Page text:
Édouard Louis’s A Woman’s Battles and Transformations
A Woman’s Battles and Transformations
(Farrar, Straus and Giroux New York, 2022)
A Woman’s Battles and Transformations, the new autobiographical novel by France's beloved writer and advocate for the working class, Édouard Louis, is a broad strokes portrait of a woman stifled by a life of domesticity and subordination to her husband and family, and her struggle to break free. The woman, in this case, is Louis’s own mother Monique. However, a portrait of his mother's life becomes a window into the lives of many women (hence the generalized title A Woman’s Battles and Transformations as opposed to My Mother’s Battles and Transformations).
As with his last book, Who Killed My Father, Louis once again constrains himself to around a hundred pages—a sharp contrast to the many male authors (Knausgaard, David Foster Wallace, etc.) who masturbate and manspread their robust oeuvres over many inches of shelf space. Whereas his former work centers on patterns of violence, here are two tales of liberation. The first is of Louis’s mother as she yearns to escape the suffocating life of a housewife in the town of Hallencourt (a small, working class village in northern France), and—by way of vacation, friendship, or hopes of winning a lottery—reaches for any passing ship that might ferry her away. Blended within the backdrop of this sadly universal tale is a brief documentation of Louis’s own quest for liberation along with a bold confession: an acknowledgment that, as a son and a male, Louis has been a contributing factor to his mother’s suffering, "one of the agents of (her) destruction."
While his mother was belittled, overlooked, and humiliated by her husband, family, and the women in her village, Louis was enduring his own violence as a poor, gay boy with the “mannerisms of a girl” growing up in a violent, homophobic town. But instead of finding solidarity with his mother, driven by anger and shame, Louis crawled further into himself and further away from her. He burned invitations for parent-teacher meetings, hid and lied about school activities, and ultimately tried to prevent her from being his mother. And although she occasionally berated him, inflicting her own violence onto him, “Can’t you be a bit normal from time to time?”, there were many moments where she tried to share herself, to allow him to see who she was and who she wanted to be.
Eventually detaching from his family while away at Lycée, a secondary school in France, Louis enters into the realm of “les bourgeois”—those whose “bodies,” “money,” “freedom,” and “ease of movement” he hated as a child. Once there, he “immediately” wishes to become just like them. Louis recalls how, when returning home from school, he uses his new life and liberation to further injure his mother. He flaunts his recently learned words: “tedious,” “bucolic,” “laborious,” “fastidious” to show how he had escaped and how much better he was than her. As a “class defector” he had, in a way, become part of the privileged group he had loathed. But through this detachment, with a new ability to compare the lives of his schoolmates and their families with his own, he begins to see the violent world in which his mother dwelled.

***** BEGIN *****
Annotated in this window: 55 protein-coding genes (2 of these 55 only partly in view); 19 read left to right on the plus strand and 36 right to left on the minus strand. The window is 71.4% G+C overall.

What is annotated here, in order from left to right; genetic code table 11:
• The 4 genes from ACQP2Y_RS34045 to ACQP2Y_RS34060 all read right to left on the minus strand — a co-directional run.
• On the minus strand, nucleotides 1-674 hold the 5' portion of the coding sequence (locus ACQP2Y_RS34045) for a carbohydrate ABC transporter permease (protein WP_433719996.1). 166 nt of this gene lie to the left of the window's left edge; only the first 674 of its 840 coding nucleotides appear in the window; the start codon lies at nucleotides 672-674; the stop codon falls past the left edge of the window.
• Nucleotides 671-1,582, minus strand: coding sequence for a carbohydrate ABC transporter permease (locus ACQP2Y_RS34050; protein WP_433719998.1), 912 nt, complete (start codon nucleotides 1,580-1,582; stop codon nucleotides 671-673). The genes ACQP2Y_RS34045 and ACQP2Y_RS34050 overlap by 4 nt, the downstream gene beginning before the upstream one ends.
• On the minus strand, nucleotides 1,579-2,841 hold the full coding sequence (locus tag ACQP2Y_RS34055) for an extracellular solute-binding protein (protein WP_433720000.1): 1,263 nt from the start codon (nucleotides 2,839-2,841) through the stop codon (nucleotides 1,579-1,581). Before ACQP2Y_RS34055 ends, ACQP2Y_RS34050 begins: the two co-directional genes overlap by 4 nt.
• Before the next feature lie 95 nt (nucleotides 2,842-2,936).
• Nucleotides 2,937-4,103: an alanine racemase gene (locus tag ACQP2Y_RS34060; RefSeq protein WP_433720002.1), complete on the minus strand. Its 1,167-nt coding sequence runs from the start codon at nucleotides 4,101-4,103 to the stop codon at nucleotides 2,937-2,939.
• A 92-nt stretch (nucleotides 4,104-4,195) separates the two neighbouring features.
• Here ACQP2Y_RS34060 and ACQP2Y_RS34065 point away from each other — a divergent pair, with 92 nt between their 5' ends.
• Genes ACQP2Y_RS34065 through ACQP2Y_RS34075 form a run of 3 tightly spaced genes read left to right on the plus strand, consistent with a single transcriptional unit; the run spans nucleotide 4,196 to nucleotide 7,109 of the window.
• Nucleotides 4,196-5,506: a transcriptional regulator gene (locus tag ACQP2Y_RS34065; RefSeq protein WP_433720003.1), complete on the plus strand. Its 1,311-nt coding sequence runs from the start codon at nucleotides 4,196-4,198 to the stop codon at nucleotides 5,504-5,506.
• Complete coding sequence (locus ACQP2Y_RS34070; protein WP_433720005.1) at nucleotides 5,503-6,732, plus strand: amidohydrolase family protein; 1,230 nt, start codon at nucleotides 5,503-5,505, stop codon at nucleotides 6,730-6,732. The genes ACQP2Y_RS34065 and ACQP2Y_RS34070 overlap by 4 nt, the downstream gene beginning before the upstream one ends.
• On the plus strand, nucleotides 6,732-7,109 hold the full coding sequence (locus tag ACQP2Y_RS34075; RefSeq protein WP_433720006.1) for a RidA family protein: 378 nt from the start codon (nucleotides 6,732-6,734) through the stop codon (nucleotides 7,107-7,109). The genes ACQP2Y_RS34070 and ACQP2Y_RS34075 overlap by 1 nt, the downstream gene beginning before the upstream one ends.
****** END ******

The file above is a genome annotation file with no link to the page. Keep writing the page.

Within this short, fragmented narrative, the relationship with his mother changes from antagonistic to sympathetic and we discover the genesis of Louis’s social and political critique of violence he is now globally known for. He uses his personal experience—how his father’s tyrannical behavior stunted his mother’s ability to achieve a full sense of self and how her role as mother created a barrier to her autonomy—to demonstrate the ways women suffer from subordination and masculine domination; and political attacks on his family—how their livelihood is further threatened when the meager state benefits they relied upon after Louis’s father became severely injured at his factory job are cut—to show the ways legislation can further denigrate the poor. In essence, Louis’s intimate narrative creates a pathway to understanding the complex, symbiotic nature between systems of power.
There are some sections of this introspective account, however, that could have benefitted from more flesh. While what he does for his mother—encouraging her to leave his father, taking her to fancy French restaurants, and arranging an encounter with a celebrity she admired—is shown, his feelings for her are sparse and somewhat simplistic. It could be that I’m reading through my own experience as a writer and a daughter, one where, when younger, I would write scathing testimony of my mother while victimizing myself as a daughter gasping in the folds of the hysterical matriarch. It was not until her passing and my own struggle to mother those in my life began, that I recognized our closeness, the complex bond that existed between her and I that, like Louis and his mother, came mostly from a shared desire for liberation. I wondered if, similarly, a contemptuous residue shades his memory, or maybe, like most of us, he is still grappling with his feelings.
Even though as a fan and ravenous reader of his work I desired a bit more, the slightness of Louis’s book can be seen as radical in itself. Towing the powerhouse that is male privilege, he makes himself smaller than those around him on the shelf and in doing so, we have to work to find him there. Although one could argue that the story of a woman should be much larger than those of her male counterpart, I appreciate and acknowledge the act of solidarity. It remains clear, by this work and others, that Louis is in service to those overlooked by the privileged and an excellent role model for how men can become better allies to women.
In the end, we learn a crucial lesson, one that many might already suspect or know, the message beating from the heart of this book, that male supremacy, ultimately, serves no one.